Next, we will add a PowerShell step (this could be whatever scripting language you feel most comfortable with). This is where things can be a little different based on which build platform you're using, but the process will be roughly the same. TeamCity supplies us with a convenient changed files file, which is accessible with the system variable system.teamcity.build.changedFiles.file. This can be parsed for changes to specific project directories or files. If the build platform you are using does not have a file like this, there is likely an API available, where you can pull down a previous build and compare the files to your current build. Or you might be able to check the commits in your build for which files have changed. In our case, we will be using the TeamCity changed files file and check it for references to any nuspec files. Since our projects are packaged up in the format of [PROJECT NAME].[BUILD NUMBER].nupkg and the id value in the nuspec file is set to the project name, we can iterate over each changed nuspec file and create a list of packages that need to be deployed using this information.
Now that we know which projects have changes and need to be deployed, we can set up the deployment process in TeamCity. While all of this can go into one configuration, I prefer to separate the build and package configuration from the deployment configuration. This way the build and package configuration can be triggered on every branch (think feature branches) and the deployment configuration can be triggered only for branches/changes which we wish to deploy. If you decide to use a separate deploy configuration, make sure to add your packaged project files and the changed projects file to the package and build configuration's artifacts.
Publishing Packages to Octopus
The deployment process will consist of three steps: staging the necessary packages for deployment, pushing the packages to the Octopus server, and creating and potentially triggering a release. In the first step, we add another PowerShell script, which will loop through the file which we created with our updated packages, then copy each package to a separate "DeploymentPackages" directory.
The second step is a built-in "OctopusDeploy: Push packages" step templated, which we tell to push every nupkg file that is in our DeploymentPackages directory.
Finally, in the third step, we use the octo.exe application to create a release with a channel specific to each of our changed projects (which will be explained further in a moment). While we are simply creating a release for manual deployment, the release can be automatically triggered with octo.exe.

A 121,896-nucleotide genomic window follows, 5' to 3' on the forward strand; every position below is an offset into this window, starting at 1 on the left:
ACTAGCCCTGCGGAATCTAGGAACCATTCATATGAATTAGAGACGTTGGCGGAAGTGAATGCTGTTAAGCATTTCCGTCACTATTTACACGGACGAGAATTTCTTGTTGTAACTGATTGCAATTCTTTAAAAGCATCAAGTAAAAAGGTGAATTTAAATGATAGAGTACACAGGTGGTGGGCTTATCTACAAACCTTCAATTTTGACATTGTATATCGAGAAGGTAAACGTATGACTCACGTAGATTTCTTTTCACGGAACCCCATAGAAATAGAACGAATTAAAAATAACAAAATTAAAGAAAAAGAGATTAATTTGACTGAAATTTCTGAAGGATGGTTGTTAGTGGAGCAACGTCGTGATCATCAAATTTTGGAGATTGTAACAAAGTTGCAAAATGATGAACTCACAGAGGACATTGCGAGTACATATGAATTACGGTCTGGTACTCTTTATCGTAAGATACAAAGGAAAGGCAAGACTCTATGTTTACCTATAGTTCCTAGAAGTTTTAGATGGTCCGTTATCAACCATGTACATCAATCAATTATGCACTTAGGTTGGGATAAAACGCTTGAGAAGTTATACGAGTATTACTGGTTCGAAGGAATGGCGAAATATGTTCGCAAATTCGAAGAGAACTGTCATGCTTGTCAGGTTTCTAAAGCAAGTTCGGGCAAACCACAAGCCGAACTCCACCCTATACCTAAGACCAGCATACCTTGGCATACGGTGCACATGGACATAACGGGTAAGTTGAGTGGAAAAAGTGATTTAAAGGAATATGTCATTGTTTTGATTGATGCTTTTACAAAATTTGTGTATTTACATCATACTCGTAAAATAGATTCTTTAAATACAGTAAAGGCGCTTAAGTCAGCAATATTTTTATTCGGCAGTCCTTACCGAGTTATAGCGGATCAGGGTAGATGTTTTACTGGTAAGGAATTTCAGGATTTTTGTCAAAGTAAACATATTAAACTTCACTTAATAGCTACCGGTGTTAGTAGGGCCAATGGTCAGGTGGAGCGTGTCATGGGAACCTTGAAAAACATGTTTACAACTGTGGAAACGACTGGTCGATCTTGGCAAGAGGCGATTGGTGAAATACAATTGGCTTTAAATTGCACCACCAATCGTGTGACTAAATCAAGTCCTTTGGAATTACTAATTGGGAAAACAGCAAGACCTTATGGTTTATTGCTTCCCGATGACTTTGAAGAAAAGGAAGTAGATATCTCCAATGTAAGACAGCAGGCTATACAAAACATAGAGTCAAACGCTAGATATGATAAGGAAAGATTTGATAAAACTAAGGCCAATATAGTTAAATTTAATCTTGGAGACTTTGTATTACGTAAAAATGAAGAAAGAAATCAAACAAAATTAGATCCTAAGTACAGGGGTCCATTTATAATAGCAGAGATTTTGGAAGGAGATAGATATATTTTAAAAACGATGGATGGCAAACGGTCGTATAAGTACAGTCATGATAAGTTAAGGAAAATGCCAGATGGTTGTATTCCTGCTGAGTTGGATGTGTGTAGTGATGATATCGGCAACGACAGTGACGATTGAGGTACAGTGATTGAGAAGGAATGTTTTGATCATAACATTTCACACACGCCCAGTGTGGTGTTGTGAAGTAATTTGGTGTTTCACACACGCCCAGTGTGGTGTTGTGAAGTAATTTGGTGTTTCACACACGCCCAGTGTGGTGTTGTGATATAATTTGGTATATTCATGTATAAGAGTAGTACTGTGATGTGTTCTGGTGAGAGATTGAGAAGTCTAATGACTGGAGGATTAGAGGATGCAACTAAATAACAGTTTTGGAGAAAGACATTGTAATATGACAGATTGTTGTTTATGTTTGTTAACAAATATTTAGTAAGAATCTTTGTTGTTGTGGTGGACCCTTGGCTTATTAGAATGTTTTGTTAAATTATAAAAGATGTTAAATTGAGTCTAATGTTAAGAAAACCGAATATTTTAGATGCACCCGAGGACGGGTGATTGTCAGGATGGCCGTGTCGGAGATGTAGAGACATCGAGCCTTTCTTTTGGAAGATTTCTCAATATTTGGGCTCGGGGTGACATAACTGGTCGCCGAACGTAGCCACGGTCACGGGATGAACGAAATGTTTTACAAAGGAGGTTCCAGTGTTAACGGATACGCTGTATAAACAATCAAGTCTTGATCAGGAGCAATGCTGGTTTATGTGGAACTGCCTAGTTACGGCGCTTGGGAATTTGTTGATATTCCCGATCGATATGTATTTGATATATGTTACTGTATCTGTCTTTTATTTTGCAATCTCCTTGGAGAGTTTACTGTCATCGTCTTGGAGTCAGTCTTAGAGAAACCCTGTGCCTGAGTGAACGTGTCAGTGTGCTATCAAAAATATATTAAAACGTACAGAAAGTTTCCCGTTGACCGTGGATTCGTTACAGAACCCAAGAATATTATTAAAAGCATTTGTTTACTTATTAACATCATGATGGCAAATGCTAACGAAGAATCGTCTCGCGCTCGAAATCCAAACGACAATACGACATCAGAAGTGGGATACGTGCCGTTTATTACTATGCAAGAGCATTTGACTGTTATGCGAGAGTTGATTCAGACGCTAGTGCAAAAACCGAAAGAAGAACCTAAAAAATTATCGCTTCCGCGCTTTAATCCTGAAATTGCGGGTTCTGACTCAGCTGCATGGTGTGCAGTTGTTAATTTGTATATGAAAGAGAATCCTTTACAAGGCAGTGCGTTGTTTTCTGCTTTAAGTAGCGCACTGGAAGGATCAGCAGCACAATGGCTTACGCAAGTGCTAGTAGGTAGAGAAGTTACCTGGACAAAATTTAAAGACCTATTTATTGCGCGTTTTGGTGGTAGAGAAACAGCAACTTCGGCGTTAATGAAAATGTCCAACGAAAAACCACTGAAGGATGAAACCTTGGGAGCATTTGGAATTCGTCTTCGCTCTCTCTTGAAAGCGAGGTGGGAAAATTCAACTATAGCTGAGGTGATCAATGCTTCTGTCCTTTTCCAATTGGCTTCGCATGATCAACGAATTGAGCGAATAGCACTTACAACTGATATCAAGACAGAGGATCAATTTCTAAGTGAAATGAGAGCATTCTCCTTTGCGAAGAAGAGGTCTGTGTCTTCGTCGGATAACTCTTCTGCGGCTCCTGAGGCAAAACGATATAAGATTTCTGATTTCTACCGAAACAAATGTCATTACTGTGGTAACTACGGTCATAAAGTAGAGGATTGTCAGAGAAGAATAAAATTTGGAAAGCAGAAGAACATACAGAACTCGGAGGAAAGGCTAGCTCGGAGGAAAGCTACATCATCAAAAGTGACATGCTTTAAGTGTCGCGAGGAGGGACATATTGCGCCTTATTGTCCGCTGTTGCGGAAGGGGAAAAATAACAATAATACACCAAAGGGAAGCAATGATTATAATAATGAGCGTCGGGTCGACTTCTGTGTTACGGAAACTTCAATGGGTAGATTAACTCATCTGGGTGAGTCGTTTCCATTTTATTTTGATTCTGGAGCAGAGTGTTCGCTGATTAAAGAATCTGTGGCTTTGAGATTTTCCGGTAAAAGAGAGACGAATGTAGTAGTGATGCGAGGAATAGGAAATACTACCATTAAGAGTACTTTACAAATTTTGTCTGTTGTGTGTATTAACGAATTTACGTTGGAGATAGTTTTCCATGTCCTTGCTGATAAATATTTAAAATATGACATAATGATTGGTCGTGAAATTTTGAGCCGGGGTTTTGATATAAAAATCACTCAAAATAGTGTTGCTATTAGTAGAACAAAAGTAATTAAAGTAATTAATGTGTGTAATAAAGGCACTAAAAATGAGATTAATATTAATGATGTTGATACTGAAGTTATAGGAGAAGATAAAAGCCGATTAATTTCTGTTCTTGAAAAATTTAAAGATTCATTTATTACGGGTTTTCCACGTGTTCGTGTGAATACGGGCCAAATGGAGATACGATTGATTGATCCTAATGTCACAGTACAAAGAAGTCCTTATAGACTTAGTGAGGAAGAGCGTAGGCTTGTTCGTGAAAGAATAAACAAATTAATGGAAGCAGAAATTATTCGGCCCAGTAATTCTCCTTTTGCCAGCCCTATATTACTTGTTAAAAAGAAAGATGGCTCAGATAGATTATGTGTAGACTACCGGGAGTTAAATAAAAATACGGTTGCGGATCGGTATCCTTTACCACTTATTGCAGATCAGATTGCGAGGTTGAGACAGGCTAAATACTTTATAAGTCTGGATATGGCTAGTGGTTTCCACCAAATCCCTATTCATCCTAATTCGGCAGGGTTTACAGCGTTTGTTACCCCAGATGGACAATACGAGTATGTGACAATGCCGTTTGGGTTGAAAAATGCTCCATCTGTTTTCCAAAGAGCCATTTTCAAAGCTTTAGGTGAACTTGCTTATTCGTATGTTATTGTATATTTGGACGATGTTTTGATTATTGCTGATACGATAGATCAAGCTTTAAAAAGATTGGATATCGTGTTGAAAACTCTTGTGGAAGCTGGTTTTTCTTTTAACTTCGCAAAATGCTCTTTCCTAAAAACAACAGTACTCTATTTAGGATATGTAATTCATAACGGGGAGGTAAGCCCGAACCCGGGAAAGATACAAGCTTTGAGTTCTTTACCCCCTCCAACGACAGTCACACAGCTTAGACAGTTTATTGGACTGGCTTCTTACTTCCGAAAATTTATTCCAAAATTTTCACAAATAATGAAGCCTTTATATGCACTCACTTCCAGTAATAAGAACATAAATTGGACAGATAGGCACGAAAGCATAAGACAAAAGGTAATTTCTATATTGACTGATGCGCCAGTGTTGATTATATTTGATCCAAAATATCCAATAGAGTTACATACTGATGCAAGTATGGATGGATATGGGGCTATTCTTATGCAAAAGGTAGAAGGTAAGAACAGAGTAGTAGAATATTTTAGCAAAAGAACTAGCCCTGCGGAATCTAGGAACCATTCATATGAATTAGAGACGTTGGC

Configuring the Deployment Process in Octopus
Now we move on to setting up Octopus Deploy, where the magic really happens for deploying services individually. While the main feature here is the Channel, we will start by setting up a deployment step for each deploy-able service inside of our solution. Once that is finished, we set up one Channel for each of the services that we created a deployment step for; which, for our automation purposes needs to be named after the project (this should match the 'id' value in the nuspec file). Inside of the Channel, we need to create a Version Rule. For the rule, under Package step(s), we add the deployment step(s) that correspond to the package which the channel was created for. A Version range is required, so we can enter an asterisk '*' to signify 'all versions'. Once this is finished, we need to go back into our deployment steps and set the Conditions on each one to only run for the Channel for the corresponding package. Once the Channels and deployment steps are set up, this should look something the following:
And that's all there is to it. The version rule tells Octopus that it only needs to create a release for packages required by the defined steps, that fit the specified version range. Then, adding the channel to the deployment steps tells those steps to only execute when the release is being run inside of that channel. This way, we can limit each service to be individually deployed. And, if there are other steps that you want to run on every release, just leave the Channel condition out.
Thank you for taking the time to read over this article. If you have any questions, comments, or concerns, please sound off in the comment section below. I will try my best to answer any questions or address any concerns.